The VII Kustendorf CLASSIC Festival of Russian Music opens in Mečavnik
Together with Serbian film director Emir Kusturica, Gazprom Neft has opened the VII Kustendorf CLASSIC Festival of Russian Music in the ethnic village of Drvengrad (also known as Mečavnik). This annual musical event, held in Serbia with the company’s support, is bringing together talented young musicians for what is now the seventh time.
Over the course of three days students from music schools and academies in Russia, Serbia and the Republic of Belarus will compete in performances of Russian classical music in categories including piano, strings, wind and vocals. Contestants’ musical skills and artistry, as well as the difficulty and originality of their repertoires, will be assessed by a prestigious jury including the Rector of the Belarusian State Academy of Music, Ekaterina Dulova; Serbian composer Anja Djordjević; and musician and professor at the Koninklijk Conservatorium, Brussels, Aleksandar Madzar.
In keeping with tradition, the cultural programme at the Kustendorf CLASSIC will include performances from world famous stars. Famous viola player Yuri Bashmet, cellist Narek Hakhnazaryan, founder of the Almazian Symphony Orchestra, violinist Khachatur Almazian, pianist Oleg Vainshtein and, as part of the “Russian Night”, Mariinsky Theatre baritone Vasily Gerello, will all performing at the Festival this year.
Alexander Dybal, member of the Management Board, Gazprom Neft, commented: “The Festival of Russian Music in Serbia is one of the most outstanding and interesting projects under our ‘Home Towns’ corporate social responsibility (CSR) programme. The atmosphere of boundless creativity that always predominates at the Festival is largely driven by the venue itself — a fantastically beautiful hillside corner of Serbia. Here the founder — and the main ideologue — behind the Kustendorf CLASSIC, Emir Kusturica, has created a landscape unshackled by convention, where everyone is talented, and everyone is equal. The Festival is alive — and keeps on developing. I have no doubt that this year we will, again, be witnesses to an impressive international musical event, bringing talented musicians together and giving them the opportunity to perform on the same stage as international stars.”
Festival founder Emir Kusturica stressed: “Drvengrad is, once again, host to our favourite guests — young musicians taking their very first steps into the world of great art. It’s a very exciting — albeit, at the same time, a very responsible thing — to take the creative path, to find your own world view — which is what, ultimately, marks out the inimitable hand of the genuine master. I am extremely proud of the fact that we are helping talented guys from Serbia, Russia and Belarus to find themselves, and delighted that we are doing this together with our great friends from Gazprom Neft.”
The Festival has taken on a new name in 2019 — the Kustendorf CLASSIC — part of the inclusive brand under which Emir Kusturica’s theatre and film festivals are also held in Drvengrad.
NOTES FOR EDITORS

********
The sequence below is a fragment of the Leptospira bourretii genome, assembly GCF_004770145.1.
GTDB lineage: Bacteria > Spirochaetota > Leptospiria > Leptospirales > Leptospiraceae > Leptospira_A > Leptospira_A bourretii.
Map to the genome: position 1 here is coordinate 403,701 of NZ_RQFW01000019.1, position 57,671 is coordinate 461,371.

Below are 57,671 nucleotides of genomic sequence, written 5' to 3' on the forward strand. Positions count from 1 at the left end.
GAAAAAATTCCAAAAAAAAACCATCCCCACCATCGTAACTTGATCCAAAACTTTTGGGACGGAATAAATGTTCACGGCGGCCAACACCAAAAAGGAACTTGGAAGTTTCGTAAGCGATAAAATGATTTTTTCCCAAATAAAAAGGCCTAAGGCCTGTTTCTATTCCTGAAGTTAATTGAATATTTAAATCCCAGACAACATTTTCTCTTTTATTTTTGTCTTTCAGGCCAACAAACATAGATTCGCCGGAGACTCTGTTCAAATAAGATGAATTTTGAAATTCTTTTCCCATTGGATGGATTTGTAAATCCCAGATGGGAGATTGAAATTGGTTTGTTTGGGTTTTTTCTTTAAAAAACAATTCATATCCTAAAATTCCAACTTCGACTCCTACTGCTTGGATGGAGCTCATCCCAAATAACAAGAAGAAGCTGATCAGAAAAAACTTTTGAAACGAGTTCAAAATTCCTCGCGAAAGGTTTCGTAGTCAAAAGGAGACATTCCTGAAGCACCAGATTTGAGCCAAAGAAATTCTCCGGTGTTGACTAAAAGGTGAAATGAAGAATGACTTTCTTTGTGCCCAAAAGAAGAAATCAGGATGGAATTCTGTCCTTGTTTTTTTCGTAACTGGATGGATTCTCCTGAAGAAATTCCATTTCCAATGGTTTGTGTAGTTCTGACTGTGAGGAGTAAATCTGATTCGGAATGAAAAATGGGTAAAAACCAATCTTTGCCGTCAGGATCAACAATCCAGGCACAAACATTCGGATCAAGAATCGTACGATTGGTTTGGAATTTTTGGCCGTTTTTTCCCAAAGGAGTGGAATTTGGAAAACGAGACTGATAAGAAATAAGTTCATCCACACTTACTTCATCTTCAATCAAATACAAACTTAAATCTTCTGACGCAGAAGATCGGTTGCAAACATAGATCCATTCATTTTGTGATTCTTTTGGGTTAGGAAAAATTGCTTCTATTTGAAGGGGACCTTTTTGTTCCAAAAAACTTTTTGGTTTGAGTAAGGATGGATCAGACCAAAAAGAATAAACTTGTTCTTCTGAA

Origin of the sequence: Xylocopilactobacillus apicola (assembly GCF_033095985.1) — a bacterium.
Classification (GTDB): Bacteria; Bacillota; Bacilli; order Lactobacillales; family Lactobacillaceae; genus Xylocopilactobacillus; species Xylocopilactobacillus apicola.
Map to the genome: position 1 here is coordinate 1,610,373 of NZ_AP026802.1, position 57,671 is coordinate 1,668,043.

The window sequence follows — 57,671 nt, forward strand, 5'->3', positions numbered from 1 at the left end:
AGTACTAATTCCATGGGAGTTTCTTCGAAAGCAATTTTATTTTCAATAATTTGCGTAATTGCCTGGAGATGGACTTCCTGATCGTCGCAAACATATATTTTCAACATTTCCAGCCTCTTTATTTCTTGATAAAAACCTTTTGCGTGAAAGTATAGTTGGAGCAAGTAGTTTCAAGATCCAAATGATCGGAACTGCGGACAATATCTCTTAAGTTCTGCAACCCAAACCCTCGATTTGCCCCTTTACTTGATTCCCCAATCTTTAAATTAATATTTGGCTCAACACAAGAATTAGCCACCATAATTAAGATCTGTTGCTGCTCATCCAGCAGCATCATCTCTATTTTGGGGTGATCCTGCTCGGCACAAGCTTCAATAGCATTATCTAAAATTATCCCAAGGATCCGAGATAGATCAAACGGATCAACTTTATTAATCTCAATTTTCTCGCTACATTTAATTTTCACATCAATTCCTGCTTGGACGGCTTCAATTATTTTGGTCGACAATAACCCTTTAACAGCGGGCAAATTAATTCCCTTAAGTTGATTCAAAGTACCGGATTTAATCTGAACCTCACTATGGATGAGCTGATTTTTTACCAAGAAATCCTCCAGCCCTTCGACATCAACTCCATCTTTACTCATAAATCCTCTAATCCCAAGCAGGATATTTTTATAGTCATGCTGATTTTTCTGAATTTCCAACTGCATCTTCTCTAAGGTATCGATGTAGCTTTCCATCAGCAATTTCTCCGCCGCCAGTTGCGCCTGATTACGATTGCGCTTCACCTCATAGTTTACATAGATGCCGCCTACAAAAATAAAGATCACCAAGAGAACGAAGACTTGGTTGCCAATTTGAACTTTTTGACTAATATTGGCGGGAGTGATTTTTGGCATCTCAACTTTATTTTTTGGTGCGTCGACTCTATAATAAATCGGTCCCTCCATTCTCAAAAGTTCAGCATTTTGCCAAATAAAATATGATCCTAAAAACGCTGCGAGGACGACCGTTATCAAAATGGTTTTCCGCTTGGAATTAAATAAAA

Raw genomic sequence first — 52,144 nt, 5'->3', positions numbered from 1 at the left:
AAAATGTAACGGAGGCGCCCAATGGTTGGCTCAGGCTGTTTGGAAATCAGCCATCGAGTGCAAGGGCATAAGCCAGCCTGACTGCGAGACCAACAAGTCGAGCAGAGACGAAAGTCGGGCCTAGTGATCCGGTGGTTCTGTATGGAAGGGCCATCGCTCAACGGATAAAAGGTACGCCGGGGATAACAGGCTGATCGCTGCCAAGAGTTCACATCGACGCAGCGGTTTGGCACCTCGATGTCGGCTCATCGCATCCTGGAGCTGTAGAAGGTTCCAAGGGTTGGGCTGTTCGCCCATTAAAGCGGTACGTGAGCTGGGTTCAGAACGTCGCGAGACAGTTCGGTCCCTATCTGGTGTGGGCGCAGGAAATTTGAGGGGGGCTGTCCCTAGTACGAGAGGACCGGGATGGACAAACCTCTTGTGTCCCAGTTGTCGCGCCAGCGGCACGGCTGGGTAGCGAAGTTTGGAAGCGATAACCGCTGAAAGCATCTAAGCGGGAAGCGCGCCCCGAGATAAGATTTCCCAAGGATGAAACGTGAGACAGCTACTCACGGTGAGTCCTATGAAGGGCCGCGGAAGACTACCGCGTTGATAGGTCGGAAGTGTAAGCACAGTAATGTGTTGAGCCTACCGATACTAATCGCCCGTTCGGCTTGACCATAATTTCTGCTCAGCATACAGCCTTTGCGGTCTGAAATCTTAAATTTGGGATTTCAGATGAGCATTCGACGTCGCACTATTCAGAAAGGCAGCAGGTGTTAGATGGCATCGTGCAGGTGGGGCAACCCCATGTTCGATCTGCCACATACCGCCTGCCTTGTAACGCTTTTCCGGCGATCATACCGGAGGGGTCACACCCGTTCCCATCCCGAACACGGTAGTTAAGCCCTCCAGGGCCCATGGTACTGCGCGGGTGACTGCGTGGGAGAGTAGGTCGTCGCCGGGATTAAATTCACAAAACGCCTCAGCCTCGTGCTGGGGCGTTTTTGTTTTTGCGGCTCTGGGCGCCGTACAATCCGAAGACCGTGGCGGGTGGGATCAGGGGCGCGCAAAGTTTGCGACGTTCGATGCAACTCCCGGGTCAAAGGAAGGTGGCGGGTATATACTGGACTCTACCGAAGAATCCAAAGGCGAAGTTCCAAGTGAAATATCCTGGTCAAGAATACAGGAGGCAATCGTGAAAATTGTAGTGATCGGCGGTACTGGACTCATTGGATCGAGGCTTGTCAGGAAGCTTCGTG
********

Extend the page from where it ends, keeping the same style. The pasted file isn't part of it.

The Kustendorf CLASSIC Festival of Russian Music has been held in the village of Drvengrad (also known as Mečavnik), Serbia, under the directorship of film director Emir Kusturica, since 2013. Gazprom Neft has been the General Partner to the Festival since its inception. The main idea behind the Festival is to support talented young people from music schools and academies in Serbia, as well as talented young people from Russia.
Russia’s presence in the Kustendorf CLASSIC competition programme has, over the past four years, grown from seven participants to 25.
The competition has, this year, covered the whole of Russia, with the Selection Committee, headed by virtuoso pianist Yuri Rozum, selecting the 25 best musicians from 15 regions throughout the Russian Federation, who have been able to attend the Festival in Serbia thanks to the Gazprom Neft “Home Towns” corporate social responsibility (CSR) programme.
The Festival’s main awards are the Gold, Silver and Bronze Matryoshkas: and it is precisely this, the visualisation of the matryoshka — composed of musical signs and notes — that provides the visual icon and concept of the Kustendorf CLASSIC, reflecting the cohesive cultural values of two Slavic peoples — Russia and Serbia.
It’s interesting to note that the Matryoshkas are made in Ekaterinburg, home to the master craftsmen of the Urals and the “Mistress of the Copper Mountain” (the mythological heroine of many Russian folk tales), where the traditional trade is the production of souvenirs made from stone and metal.
Drvengrad stands some 1,600 metres above sea level in the hills of Zlatibor (in the Mokra Gora national park), Serbia, and represents a unique architectural initiative on the part of Emir Kusturica, having been built near the narrow-gauge railway that once united Belgrade with Dubrovnik for scenes in his film “Life is a Miracle”. All streets and buildings have been given special names celebrating famous people: Novak Djokavic Street, Maradona Street, the Stanley Kurbrick cinema building, Nikita Mikhalkov Square, the House of Dostoevsky, and so on.
The cobblestone streets, clapperboard cottages and tiny chapel all give Drvengrad its genuinely unique atmosphere which, for the duration of the Kustendorf CLASSIC Festival, is harmoniously complemented by the sounds of open-air classical music concerts.